Screwed by the state

Are undercover police allowed, or even encouraged, to sleep with "targets" as a means of gaining intelligence on environmental protesters and other political subversives?

One would hope not.  Such a practice would be deeply unethical. It would represent a fundamental violation of trust and an invasion of privacy and cast senior police officers in the role of pimps. The people (mainly women) targeted in this way are human beings, and citizens. It's not just sex on the job, and it's not just "crossing a line": we're talking about the emotional manipulation of people when they're at their most intimate and vulnerable, what one lawyer has described as "the sexual and psychological abuse of campaigners for social justice". It can't be right.

But that's what spies do, though, isn't it? Sleep with sources. Everyone knows that. It works for James Bond. That's what Mr Justice Tugendhat apparently thinks, anyway.

He was ruling in an action brought last year by group of women and one man (the cuckolded boyfriend of one such "source") against the police claiming damages for breach of their human rights (under the Human Rights Act) and for civil tort. The case comes after it emerged that an undercover officer, Mark Kennedy, a married father of two, had carried on covert sexual relationships with several women, in one case for six years, while spying on them and their fellow eco-warriors. The revelations caused shock and outrage, along with a fair amount of titillation in the Daily Mail and the Guardian (those conjoined twins of media self-righteousness). Kennedy's superiors in the Met denied that they knew of or condoned his behaviour. An official report by HM Inspector of Constabulary mentioned "indications that Mark Kennedy was becoming resistant to management intervention" and implied that he had been at best inadequately supervised and quite possibly a rogue officer.

Kennedy himself, though, suggested in interviews that sex with environmental campaigners (or "domestic extremists", as the police like to call them) was part of the job, essential to maintain his deep cover and to avoid raising suspicions (there are no virgins at hippy camp), and that his supervisors at least tacitly knew what was going on.

Today's ruling concerns a rather technical point of law, but one with huge implications for open justice where state surveillance of political protest is concerned. When the women initially filed their case, lawyers for the police (The Met, the South Wales Police and ACPO) argued that the officers' activities were implicitly authorised under the Regulation of Investigatory Powers Act (RIPA). Even the sex was covered, whether or not supervisors had known of it, because the act allows for "personal and other relationships" with suspects and unwitting sources of intelligence. The police then argued in court that the case should be heard instead by the Investigatory Powers Tribunal, a body that sits in secret, where "security" evidence cannot be properly challenged and from which there is no appeal.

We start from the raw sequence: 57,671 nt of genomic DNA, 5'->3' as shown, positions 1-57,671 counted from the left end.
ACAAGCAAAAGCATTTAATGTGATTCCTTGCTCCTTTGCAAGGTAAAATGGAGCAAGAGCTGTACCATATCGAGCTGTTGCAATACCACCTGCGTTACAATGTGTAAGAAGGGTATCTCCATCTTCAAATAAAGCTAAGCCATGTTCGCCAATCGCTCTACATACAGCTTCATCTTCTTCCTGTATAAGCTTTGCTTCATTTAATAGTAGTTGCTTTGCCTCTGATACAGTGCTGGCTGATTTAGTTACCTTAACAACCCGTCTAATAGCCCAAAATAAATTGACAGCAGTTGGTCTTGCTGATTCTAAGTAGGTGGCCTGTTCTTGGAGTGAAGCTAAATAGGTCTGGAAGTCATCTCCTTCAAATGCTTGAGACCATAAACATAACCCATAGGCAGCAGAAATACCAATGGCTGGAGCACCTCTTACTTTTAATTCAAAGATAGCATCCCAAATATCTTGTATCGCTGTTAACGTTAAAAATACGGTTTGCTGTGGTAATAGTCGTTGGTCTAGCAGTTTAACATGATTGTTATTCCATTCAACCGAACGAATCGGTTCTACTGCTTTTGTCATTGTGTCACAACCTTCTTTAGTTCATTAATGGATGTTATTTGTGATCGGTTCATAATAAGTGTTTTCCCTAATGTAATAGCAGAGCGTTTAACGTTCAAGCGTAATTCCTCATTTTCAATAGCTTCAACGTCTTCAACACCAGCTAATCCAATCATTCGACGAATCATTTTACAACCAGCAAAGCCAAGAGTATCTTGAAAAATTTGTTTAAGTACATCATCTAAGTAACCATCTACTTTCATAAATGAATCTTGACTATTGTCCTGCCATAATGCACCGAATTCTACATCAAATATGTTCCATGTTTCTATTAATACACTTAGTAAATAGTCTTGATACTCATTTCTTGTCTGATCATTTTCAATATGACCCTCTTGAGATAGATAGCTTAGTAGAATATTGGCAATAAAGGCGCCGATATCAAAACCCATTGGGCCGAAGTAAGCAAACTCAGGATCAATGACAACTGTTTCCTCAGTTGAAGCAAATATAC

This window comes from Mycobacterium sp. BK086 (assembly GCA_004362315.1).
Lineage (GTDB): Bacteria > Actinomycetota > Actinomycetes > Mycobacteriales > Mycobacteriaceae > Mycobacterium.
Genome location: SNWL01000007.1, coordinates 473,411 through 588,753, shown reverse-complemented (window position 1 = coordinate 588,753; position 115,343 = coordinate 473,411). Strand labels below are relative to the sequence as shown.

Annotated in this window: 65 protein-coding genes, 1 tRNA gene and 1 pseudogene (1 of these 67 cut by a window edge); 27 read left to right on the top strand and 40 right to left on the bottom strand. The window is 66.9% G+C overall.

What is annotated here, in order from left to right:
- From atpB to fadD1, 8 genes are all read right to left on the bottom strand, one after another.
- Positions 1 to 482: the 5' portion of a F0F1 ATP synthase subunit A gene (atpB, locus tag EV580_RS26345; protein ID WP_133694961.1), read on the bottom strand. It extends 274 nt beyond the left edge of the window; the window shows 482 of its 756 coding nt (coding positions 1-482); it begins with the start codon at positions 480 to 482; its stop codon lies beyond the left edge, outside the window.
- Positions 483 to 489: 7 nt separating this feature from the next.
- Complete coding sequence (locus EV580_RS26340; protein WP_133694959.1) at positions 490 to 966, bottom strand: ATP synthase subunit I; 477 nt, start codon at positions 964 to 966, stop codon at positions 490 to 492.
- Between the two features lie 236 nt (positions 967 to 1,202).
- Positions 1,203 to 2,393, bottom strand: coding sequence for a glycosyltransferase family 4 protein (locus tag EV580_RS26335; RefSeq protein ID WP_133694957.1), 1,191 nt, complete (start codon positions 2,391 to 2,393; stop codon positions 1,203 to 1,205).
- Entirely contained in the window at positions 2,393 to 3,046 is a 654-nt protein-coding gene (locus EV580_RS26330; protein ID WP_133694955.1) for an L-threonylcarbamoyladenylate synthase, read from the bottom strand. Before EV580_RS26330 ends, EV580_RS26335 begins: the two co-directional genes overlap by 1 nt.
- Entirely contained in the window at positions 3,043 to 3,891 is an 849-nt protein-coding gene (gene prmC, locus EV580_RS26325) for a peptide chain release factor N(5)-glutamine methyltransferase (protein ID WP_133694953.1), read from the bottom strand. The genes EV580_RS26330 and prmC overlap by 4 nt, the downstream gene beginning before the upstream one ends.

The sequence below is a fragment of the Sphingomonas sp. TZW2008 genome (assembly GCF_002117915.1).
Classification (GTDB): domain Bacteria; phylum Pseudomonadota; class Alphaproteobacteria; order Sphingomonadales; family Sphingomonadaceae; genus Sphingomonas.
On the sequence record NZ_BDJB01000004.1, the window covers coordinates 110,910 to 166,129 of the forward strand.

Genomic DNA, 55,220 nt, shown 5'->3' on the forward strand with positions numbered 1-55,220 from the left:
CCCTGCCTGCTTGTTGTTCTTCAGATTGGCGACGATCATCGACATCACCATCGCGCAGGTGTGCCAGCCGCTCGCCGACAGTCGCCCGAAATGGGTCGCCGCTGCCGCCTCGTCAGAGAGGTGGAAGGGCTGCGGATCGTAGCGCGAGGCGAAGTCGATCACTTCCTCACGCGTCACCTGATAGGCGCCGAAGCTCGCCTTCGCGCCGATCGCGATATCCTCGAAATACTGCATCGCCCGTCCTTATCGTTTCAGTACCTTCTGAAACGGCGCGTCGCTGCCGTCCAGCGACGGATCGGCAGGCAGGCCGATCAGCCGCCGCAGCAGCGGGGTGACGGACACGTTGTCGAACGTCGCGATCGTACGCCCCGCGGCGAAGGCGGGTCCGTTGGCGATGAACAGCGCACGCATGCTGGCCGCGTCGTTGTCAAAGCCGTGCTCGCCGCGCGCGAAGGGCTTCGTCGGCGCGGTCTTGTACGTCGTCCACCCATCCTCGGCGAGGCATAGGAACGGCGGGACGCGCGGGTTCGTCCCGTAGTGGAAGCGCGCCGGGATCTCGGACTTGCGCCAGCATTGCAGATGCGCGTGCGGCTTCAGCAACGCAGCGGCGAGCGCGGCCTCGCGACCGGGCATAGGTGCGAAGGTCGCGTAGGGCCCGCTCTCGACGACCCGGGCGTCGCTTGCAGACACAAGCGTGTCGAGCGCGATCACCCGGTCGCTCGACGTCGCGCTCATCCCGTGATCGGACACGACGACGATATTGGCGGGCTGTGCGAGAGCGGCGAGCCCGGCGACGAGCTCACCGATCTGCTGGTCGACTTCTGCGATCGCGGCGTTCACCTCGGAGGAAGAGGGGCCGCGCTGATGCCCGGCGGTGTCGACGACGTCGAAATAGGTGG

Tugendhat found that the human rights claims were indeed reserved for the IPT, and that while the tort claims should be heard by the High Court, this would not take place until the IPT had reached its decision in secret. If the IPT found that the undercover officers had been acting within the scope of RIPA authorisation, indeed, the civil claims might never be heard in open court. This is where James Bond came in. The question was: could intimate sexual relationships form part of an undercover officer's work as authorised by RIPA? Could this be what the act's framers had contemplated? Tugendhat's answer, in part, was that indeed it could, because 007 gets up to that sort of thing all the time.

Here's what he said (at paragraph 177):

James Bond is the most famous fictional example of a member of the intelligence services who used relationships with women to obtain information, or access to persons or property. Since he was writing a light entertainment, Ian Fleming did not dwell on the extent to which his hero used deception, still less upon the psychological harm he might have done to the women concerned. But fictional accounts (and there are others) lend credence to the view that the intelligence and police services have for many years deployed both men and women officers to form personal relationships of an intimate sexual nature (whether or not they were physical relationships) in order to obtain information or access.